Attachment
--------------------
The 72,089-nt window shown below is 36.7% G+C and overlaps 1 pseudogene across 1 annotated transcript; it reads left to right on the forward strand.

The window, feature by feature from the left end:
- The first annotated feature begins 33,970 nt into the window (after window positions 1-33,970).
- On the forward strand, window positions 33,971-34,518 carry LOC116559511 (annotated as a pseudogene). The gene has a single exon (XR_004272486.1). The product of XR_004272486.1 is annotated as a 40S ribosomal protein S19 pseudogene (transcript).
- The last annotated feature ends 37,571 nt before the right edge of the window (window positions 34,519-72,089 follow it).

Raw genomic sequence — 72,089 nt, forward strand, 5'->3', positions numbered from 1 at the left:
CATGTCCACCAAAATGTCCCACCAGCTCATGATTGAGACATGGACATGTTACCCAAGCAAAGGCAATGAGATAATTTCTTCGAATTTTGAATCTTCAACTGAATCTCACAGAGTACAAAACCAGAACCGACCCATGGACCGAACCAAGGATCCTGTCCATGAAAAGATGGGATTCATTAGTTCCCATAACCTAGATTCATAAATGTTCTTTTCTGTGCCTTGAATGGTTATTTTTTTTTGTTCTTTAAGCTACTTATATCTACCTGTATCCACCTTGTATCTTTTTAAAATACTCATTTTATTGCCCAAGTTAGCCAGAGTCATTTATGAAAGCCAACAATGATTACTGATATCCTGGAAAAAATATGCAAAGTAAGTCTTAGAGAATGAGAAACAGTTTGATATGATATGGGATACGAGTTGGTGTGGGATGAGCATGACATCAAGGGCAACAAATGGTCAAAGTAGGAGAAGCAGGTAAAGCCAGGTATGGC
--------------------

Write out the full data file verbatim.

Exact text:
The 72,089-nt window shown below is 36.7% G+C and overlaps 1 pseudogene across 1 annotated transcript; it reads left to right on the forward strand.

The window, feature by feature from the left end:
- The first annotated feature begins 33,970 nt into the window (after window positions 1-33,970).
- On the forward strand, window positions 33,971-34,518 carry LOC116559511 (annotated as a pseudogene). The gene has a single exon (XR_004272486.1). The product of XR_004272486.1 is annotated as a 40S ribosomal protein S19 pseudogene (transcript).
- The last annotated feature ends 37,571 nt before the right edge of the window (window positions 34,519-72,089 follow it).

Raw genomic sequence — 72,089 nt, forward strand, 5'->3', positions numbered from 1 at the left:
CATGTCCACCAAAATGTCCCACCAGCTCATGATTGAGACATGGACATGTTACCCAAGCAAAGGCAATGAGATAATTTCTTCGAATTTTGAATCTTCAACTGAATCTCACAGAGTACAAAACCAGAACCGACCCATGGACCGAACCAAGGATCCTGTCCATGAAAAGATGGGATTCATTAGTTCCCATAACCTAGATTCATAAATGTTCTTTTCTGTGCCTTGAATGGTTATTTTTTTTTGTTCTTTAAGCTACTTATATCTACCTGTATCCACCTTGTATCTTTTTAAAATACTCATTTTATTGCCCAAGTTAGCCAGAGTCATTTATGAAAGCCAACAATGATTACTGATATCCTGGAAAAAATATGCAAAGTAAGTCTTAGAGAATGAGAAACAGTTTGATATGATATGGGATACGAGTTGGTGTGGGATGAGCATGACATCAAGGGCAACAAATGGTCAAAGTAGGAGAAGCAGGTAAAGCCAGGTATGGC